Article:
Twitch apologises for recent music and DMCA-related bans
Twitch has apologised to its creators and users for the recent wave of DMCA-related bans and content removal.
The platform addressed its handling of the issues through a lengthy blogpost, where it called the frustration over the takedowns as “completely justified”. It continued: “Things can – and should – be better for creators than they have been recently, and this post outlines our next steps to get there. Moving forward, we’ll be more transparent with what’s happening and what tools and resources we’re building to help.”
Twitch noted that it was a “mistake” on their part for “not building adequate tools to allow creators to manage their own VOD and Clip libraries. You’re rightly upset that the only option we provided was a mass deletion tool for Clips, and that we gave you three-days notice to use this tool.”
It added that it should have been more prepared, with the development of tools that would allow users to cut offending material from clips instead of removing the entire video, as well as giving more longer time to users to address any issues. While the company works on the tools, it expects “to receive large batches of notifications” of violations in the coming weeks, and have listed two short-term ways for creators to avoid strikes.
These include streamers and creators avoiding the use of recorded music in their streams – including in-game soundtracks – and the deleting of any archived VODs and clips that may have music in them.
Streamers have since reached out to Twitch Support on Twitter, asking for clarification on certain instances, such as “a recorded song just pops up out of nowhere at the end of the game”. The platform recommends users to review the end-user license agreement (EULA) terms of games. Alternatively, players can also mute their audio on streams or enable “streamer mode” whenever available.
Hey Kemi, if you’re playing games with recorded music, we recommend reviewing their EULA to see how the terms cover streaming with that music. If you’re unsure about the rights, I recommend muting the audio at the time, or if the games offers “streamer mode,” to enable that.
— Twitch Support (@TwitchSupport) November 11, 2020
The DMCA-related bans first came to light in October, when a number of popular streamers on the platform had their content deleted, or were banned entirely. All strikes were DMCA-related, which involve the unauthorised use of copyright music.
Earlier this week, a major Fortnite and Minecraft streamer, FaZe Clan’s John “Cizzorz” Cizek, was banned from Twitch with no apparent warning, causing an uproar from streamers and viewers alike on social media.
Twitch has created an FAQ page related to all DMCA-related concerns in the meantime and has launched a “Copyright and Your Channel” Creator Camp page and posted a video that covers a number of frequently asked copyright questions.
Published at Thu, 12 Nov 2020 04:57:33 +0000
Phil Spencer thinks ‘Halo’ still has the “potential” to be a gaming juggernaut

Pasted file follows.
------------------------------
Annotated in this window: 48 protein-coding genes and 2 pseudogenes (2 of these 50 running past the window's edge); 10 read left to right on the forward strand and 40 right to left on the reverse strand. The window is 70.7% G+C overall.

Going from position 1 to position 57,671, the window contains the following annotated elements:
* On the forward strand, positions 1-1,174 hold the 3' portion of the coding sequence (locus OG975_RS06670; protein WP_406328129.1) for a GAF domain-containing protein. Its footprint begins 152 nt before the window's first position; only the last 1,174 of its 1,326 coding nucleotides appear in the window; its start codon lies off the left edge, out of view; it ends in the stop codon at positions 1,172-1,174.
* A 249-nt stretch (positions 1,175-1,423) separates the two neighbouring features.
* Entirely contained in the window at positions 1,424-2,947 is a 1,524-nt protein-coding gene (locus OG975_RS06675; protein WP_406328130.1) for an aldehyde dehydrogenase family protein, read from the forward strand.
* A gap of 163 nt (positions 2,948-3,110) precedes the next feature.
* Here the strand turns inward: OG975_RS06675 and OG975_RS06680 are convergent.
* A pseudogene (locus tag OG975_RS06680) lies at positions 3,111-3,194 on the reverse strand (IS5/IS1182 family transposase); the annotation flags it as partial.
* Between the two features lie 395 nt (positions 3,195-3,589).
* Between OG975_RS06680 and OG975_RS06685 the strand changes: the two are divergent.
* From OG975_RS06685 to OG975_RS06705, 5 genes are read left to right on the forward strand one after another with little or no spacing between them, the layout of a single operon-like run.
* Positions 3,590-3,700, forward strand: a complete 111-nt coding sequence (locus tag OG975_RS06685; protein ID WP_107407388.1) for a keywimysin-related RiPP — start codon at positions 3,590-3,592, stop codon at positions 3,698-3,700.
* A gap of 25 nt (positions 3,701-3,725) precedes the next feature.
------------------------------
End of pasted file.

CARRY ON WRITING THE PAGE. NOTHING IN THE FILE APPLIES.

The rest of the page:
After nearly two decades since its initial release, Xbox head Phil Spencer still believes that the Halo franchise has the “potential” to remain a juggernaut in gaming.
During a recent interview with GameSpot, Spencer revealed that he believes that the Halo franchise will stick “around for a long time”, adding that the series still has the “potential” to be a juggernaut in gaming.
When asked if he thinks the future of Halo will be able to recapture the momentum it had during the Xbox 360 era, Spencer said: “I definitely think it has the potential for that power. I think there’s something iconic about Bungie’s creation originally, about Master Chief.”
“When I look at how well Master Chief Collection has done as it’s gone to PC and as 343 [Industries] continues to evolve it, even now for Xbox Series X and Series S, there’s a high level of interest,” he added
Spencer did, however, note that “there are a lot more big franchises now in gaming than there were back when Halo 2 and 3 launched”, but stated that having a diversity of franchises is a good thing, as it gives players their own iconic character to look out for. “[I] have a ton of belief in Halo and 343 and where we’re going. I’ve played quite a bit of Infinite and I’m looking forward to other people getting to play.”
Elsewhere in the interview, Spencer also addressed the backlash over the graphics for Halo Infinite’s first gameplay showcase earlier this year. “I think there were certain people that were looking for Halo Infinite to be this lifelike, gritty, real-world looking game when we first showed it. And for those of us that have been around Halo for a long time, that’s never been Halo,” he remarked.
“It’s always had a certain palette and a certain look and I actually think there’s more games in the industry now that are. It’s less about how realistic or how M-[rated] can I make a game, and more about the fun and engagement that games have.”
When asked for an update on Halo Infinite following its recent internal struggles, Spencer reiterated that he has faith in the current development team. He also added that he believes turnovers are a healthy aspect of the gaming industry, as games will be worked on by “people who are really motivated”.
In recent Halo news, Halo 4 will arrive on PC via the Master Chief Collection on November 17, eight years after its original release. The port will be fully optimised for PC, and will feature a fully remastered campaign that supports up to 4K UHD resolution and 60fps.
Published at Thu, 12 Nov 2020 04:18:29 +0000